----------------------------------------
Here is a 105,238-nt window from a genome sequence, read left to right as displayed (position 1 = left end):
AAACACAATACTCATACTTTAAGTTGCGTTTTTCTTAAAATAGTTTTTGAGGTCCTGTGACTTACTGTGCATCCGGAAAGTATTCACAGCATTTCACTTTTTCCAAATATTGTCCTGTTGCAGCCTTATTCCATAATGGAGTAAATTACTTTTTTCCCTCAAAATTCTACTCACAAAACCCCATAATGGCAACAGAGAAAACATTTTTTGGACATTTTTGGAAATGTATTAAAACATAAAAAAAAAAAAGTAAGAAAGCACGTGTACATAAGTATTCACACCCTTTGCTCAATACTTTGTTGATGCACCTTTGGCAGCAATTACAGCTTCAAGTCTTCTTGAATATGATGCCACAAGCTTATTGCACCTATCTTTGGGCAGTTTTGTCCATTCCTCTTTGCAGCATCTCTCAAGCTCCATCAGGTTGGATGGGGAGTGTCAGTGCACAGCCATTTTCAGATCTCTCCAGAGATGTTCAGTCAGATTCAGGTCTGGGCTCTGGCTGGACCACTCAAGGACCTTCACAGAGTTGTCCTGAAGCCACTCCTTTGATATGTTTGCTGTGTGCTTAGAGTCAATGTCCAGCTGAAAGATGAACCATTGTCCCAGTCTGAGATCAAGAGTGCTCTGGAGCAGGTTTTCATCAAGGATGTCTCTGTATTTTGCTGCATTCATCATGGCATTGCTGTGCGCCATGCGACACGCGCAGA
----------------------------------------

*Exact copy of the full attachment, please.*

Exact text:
Here is a 105,238-nt window from a genome sequence, read left to right as displayed (position 1 = left end):
AAACACAATACTCATACTTTAAGTTGCGTTTTTCTTAAAATAGTTTTTGAGGTCCTGTGACTTACTGTGCATCCGGAAAGTATTCACAGCATTTCACTTTTTCCAAATATTGTCCTGTTGCAGCCTTATTCCATAATGGAGTAAATTACTTTTTTCCCTCAAAATTCTACTCACAAAACCCCATAATGGCAACAGAGAAAACATTTTTTGGACATTTTTGGAAATGTATTAAAACATAAAAAAAAAAAAGTAAGAAAGCACGTGTACATAAGTATTCACACCCTTTGCTCAATACTTTGTTGATGCACCTTTGGCAGCAATTACAGCTTCAAGTCTTCTTGAATATGATGCCACAAGCTTATTGCACCTATCTTTGGGCAGTTTTGTCCATTCCTCTTTGCAGCATCTCTCAAGCTCCATCAGGTTGGATGGGGAGTGTCAGTGCACAGCCATTTTCAGATCTCTCCAGAGATGTTCAGTCAGATTCAGGTCTGGGCTCTGGCTGGACCACTCAAGGACCTTCACAGAGTTGTCCTGAAGCCACTCCTTTGATATGTTTGCTGTGTGCTTAGAGTCAATGTCCAGCTGAAAGATGAACCATTGTCCCAGTCTGAGATCAAGAGTGCTCTGGAGCAGGTTTTCATCAAGGATGTCTCTGTATTTTGCTGCATTCATCATGGCATTGCTGTGCGCCATGCGACACGCGCAGA